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Lancaster village officials trying to stay under state tax cap

Lancaster Village’s tentative budget of $6.4 million for 2014-15 would increase spending by 1.5 percent and increase taxes by a projected 3.2 percent.

The Village Board this week said it plans to lower the amount of the proposed tax increase to come in under the state tax cap of about 2 percent.

“We made a stand that we will bring it down,” said Deputy Mayor Kenneth L. O’Brien III. “We’re going to work really hard to get the budget where we need it.”

Previously, village leaders adopted a resolution in case they decided to exceed the tax cap with a board majority vote after holding a required public hearing.

“But this year, we decided we don’t want that cushion, and that we’ll make it work with what we have,” O’Brien said. “Other than the contractual obligations and state mandates, it’s pretty lean, and will continue to be.”

Spending is up by about $96,000 or 1.5 percent from the current year’s general fund appropriations totaling $6.3 million. Contractual increases for unionized employees, pension and health care costs contributed to the rise.

The village tax levy, the amount to be raised through taxes, is set to increase by 3.26 percent. The proposed tax rate is $10.24 per $1,000 of assessed valuation, though that is expected to change as the board seeks to trim the amount of the proposed tax increase.

Overall, the village is appropriating $50,000 from its appropriated fund balance to offset the new budget, representing half of the $100,000 it allocated from those reserves for the current fiscal year.

O’Brien highlighted a few key areas to realize savings that will allow village leaders to pare the amount of the tax increase. He cited the village’s new computerized salt spreader leading which needs less salt because it is more efficient than older models. In addition, the village has two public works department positions open, one of them due to an employee being terminated and the matter is in arbitration. The village also has not filled its community/economic development director post due to the recent, unexpected death of Jeffrey Stribing.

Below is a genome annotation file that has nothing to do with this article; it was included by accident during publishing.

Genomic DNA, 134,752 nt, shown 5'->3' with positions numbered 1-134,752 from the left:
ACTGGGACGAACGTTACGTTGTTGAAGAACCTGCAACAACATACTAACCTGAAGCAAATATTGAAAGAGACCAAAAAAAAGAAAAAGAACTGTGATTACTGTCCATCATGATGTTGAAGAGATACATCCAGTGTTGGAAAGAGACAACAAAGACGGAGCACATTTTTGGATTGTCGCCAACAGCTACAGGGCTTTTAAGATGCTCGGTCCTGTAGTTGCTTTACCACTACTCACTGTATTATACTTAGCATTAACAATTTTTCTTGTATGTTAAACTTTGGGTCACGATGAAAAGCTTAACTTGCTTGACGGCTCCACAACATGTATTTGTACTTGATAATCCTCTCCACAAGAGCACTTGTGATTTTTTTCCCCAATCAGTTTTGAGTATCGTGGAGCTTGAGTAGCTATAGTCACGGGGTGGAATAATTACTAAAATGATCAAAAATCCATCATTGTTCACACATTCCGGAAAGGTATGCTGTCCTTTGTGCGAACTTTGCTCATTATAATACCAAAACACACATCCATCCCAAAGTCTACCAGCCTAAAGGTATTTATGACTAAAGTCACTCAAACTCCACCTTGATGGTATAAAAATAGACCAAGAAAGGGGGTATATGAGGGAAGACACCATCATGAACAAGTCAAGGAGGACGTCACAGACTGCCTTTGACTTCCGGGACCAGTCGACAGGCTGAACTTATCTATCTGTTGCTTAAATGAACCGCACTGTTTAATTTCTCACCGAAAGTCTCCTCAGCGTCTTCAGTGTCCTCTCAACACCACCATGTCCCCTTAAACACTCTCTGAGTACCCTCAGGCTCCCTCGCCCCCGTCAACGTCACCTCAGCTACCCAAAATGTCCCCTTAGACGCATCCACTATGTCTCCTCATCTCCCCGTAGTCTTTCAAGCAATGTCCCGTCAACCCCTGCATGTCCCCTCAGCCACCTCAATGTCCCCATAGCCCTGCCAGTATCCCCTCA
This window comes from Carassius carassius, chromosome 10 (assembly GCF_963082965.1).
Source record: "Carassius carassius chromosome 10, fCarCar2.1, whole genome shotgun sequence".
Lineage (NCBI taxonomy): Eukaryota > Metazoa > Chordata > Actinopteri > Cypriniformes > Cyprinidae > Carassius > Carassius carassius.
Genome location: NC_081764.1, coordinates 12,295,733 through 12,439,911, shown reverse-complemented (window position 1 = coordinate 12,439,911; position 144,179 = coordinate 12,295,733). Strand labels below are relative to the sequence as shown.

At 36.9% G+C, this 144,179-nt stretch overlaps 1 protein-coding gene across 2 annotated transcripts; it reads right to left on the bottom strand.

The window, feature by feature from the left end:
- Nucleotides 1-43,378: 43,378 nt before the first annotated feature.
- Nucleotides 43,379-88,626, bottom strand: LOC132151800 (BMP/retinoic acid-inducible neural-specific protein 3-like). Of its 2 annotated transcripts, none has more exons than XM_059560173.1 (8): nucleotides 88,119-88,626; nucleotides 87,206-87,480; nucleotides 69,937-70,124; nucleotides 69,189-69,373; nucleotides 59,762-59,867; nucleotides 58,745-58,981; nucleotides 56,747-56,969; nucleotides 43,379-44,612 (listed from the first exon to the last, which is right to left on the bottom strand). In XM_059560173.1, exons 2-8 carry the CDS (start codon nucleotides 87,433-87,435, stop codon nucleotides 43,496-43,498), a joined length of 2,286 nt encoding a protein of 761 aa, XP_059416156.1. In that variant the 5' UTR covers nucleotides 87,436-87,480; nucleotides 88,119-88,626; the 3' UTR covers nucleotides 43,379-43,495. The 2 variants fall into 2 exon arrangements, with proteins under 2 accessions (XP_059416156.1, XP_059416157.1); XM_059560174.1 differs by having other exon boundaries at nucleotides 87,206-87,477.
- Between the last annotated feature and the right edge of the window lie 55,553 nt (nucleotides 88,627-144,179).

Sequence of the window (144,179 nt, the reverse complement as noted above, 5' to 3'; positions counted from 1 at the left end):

“We haven’t decided whether we’ll fill that,” O’Brien said of Stribing’s position. In the meantime, the board, Mayor Paul Maute and DPW Superintendent William Cansdale are spearheading a team to address the work done by Stribing.

Village workers, most of whom are unionized, are slated to receive 3 percent pay raises. The village’s payroll totals 37 employees, with 33 full-time workers and four part-time staffers.

Public officials are expected to receive the same pay as this year. Trustees are budgeted to each be paid $9,900; while the mayor is to be paid $12,900.

In the next few weeks, village trustees plan to meet with department heads in public sessions for a line-by-line review of their expenses, with an eye toward trimming costs.

The board will hold a public hearing at 7:15 p.m. April 14 on the tentative budget and may adopt it that same evening. Otherwise, the board could decide to make additional budget revisions and adopt it later. A budget must be adopted by May 1. The village’s new fiscal year begins June 1 and runs through next May 31.